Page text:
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Sun Small Programmable Object Technology
Project Sun SPOT
Programming the Real World

Inspiring Java developers to create a whole new breed of devices and technologies - and accelerating the growth of the "Internet of Things"
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For years, Sun has been saying that one day everything of value will be part of the Internet. This vision of an Internet of Things includes not just computers that talk to each other and exchange data, but virtually everything-all connected, all-communicating and sharing data, all the time. Cars, bicycles, refrigerators, astronauts, toys, even trees will collect and deliver diverse data to equally diverse devices (yes, trees - embedded with sensors that detect climate changes and animal movements).

That's a lot of data to process, manage and store. Over the past 24 years Sun has built its business by creating the back-end infrastructure to handle vast volumes of data: servers, storage systems, sophisticated networking infrastructure, data management software, and so on. And now, with Project Sun SPOT (Small Programmable Object Technology), an ongoing research project at Sun Labs, Sun is giving developers a platform for inspiration and innovation on the device side.

We've created a platform that greatly simplifies development and experimentation with small wireless devices, and we've opened it up to the development community, said Roger Meike, research director for Project Sun SPOT. There will be tremendous opportunities to apply and expand this technology in all sorts of new and exciting ways.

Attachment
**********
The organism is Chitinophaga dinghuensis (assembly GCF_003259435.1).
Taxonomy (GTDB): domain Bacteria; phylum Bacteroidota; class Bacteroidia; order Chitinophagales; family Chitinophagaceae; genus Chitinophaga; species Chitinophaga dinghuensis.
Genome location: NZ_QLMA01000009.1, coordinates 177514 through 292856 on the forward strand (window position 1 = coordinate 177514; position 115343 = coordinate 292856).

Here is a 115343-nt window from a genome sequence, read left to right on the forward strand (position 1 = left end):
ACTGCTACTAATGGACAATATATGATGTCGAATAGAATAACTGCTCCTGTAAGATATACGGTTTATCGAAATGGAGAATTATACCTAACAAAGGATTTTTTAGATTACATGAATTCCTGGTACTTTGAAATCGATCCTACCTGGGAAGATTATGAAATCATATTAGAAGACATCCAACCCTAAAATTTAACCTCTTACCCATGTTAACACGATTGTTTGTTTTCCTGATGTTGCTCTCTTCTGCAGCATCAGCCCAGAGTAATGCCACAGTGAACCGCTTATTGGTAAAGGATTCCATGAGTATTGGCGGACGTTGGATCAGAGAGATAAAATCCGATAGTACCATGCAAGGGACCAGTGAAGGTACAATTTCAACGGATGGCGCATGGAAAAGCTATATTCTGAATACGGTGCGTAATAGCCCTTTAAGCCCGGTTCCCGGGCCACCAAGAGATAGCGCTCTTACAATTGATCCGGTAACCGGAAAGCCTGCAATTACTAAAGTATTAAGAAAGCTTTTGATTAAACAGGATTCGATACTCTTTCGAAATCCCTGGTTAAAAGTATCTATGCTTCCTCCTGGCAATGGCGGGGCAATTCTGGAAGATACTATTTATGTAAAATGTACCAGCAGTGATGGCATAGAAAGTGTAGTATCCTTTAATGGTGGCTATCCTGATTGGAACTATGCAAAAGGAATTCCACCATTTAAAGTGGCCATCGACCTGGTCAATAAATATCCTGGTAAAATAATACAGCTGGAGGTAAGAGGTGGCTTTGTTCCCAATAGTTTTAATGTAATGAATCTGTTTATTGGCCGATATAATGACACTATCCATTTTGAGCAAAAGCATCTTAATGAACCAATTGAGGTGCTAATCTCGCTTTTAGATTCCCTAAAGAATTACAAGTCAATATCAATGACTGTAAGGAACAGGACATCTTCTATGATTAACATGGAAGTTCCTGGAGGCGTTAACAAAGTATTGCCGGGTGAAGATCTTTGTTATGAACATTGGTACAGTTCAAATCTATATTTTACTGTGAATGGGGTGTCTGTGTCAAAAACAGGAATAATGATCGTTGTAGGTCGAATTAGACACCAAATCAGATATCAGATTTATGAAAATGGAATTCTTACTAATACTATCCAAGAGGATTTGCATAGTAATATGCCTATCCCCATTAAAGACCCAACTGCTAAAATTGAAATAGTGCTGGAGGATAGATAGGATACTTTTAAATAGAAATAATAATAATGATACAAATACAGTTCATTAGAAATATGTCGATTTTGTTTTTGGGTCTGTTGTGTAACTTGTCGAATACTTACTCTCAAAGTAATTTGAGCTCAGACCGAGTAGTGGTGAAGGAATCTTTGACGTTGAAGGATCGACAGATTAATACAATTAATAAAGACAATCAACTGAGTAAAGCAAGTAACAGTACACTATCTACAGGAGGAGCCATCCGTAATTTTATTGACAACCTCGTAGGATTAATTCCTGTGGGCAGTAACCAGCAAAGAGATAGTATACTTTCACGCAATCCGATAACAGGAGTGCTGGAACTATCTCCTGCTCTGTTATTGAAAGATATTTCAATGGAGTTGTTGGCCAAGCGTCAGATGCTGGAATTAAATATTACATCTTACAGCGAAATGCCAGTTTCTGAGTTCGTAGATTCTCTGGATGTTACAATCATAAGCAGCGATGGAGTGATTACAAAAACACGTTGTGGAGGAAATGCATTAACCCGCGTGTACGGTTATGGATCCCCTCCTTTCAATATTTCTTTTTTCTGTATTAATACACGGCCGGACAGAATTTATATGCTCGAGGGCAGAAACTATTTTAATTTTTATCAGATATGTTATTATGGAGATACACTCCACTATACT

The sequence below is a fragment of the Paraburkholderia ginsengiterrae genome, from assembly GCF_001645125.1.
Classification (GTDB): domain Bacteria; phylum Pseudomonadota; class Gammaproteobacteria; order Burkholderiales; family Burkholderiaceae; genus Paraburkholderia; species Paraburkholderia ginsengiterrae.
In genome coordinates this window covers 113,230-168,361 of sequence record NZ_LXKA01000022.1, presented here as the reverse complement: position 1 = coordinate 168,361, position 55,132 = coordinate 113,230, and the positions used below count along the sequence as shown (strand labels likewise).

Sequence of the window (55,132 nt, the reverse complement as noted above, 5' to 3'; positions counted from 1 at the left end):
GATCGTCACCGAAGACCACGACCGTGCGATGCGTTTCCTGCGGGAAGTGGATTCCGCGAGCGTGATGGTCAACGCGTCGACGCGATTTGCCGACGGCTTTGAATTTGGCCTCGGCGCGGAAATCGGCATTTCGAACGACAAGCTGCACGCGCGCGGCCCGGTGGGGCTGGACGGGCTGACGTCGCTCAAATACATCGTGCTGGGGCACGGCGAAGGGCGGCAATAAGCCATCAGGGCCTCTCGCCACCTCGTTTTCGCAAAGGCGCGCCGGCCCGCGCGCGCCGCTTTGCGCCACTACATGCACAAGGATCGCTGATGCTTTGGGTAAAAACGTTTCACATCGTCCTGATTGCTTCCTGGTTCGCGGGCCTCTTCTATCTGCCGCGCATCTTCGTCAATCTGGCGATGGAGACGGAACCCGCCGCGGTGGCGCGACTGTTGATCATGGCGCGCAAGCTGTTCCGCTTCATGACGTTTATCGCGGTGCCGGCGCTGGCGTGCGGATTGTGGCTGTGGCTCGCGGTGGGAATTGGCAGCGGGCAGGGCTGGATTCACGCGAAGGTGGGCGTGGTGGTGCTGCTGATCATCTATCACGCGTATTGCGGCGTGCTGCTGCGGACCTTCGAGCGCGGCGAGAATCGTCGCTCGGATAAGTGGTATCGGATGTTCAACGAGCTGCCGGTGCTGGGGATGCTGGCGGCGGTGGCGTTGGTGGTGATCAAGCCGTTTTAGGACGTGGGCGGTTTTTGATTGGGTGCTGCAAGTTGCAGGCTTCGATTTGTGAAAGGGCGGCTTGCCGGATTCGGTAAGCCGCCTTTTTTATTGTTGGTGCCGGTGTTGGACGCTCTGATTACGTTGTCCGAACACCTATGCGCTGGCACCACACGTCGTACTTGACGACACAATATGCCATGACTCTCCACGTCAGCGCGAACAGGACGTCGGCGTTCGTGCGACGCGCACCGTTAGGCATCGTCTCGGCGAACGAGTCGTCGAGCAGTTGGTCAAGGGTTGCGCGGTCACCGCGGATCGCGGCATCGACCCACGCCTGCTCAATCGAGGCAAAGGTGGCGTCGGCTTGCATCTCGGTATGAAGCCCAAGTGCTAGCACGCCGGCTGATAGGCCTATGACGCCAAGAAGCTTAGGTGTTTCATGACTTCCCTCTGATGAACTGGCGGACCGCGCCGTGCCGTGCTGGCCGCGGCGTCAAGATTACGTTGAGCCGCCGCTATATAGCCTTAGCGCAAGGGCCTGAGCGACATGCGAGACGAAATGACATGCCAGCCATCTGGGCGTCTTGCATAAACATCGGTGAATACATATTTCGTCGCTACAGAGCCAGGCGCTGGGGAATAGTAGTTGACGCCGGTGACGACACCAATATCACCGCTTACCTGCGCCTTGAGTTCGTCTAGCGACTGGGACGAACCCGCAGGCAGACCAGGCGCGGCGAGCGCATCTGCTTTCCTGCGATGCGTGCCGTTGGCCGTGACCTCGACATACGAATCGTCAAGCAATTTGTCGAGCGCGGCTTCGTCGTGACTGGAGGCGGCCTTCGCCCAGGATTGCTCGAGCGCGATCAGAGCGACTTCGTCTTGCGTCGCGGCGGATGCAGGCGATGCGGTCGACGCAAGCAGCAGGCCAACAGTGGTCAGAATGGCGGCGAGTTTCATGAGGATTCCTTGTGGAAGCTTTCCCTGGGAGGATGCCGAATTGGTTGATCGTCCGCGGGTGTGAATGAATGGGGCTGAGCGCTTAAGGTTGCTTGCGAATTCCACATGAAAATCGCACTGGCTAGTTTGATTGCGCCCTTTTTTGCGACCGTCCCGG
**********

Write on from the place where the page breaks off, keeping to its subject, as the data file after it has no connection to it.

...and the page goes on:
Project Sun SPOT began at Sun Labs in late 2003 as an exploration of wireless transducer technologies. Since then, the project team has been investigating new ways to make small devices smarter, more secure, and more capable-with considerable success. For example, the "Squawk VM" (a small J2METM virtual machine) provides the ability to run wireless transducer applications "on the metal," saving overhead and improving performance; "SPOTworld" simplifies development by providing a single tool for programming, configuring, managing and monitoring Sun SPOT devices; and the use of Elliptic Curve Cryptography (ECC) dramatically improves device security.

Over time, as innovation continues, as the Sun SPOT hardware platform gets even smaller and as more powerful processors, new sensors, new radios, and new power supplies are developed, the platform will inspire a growing number of real-world applications.

Today, the SunSPOT team is focusing its ongoing research and innovation efforts on: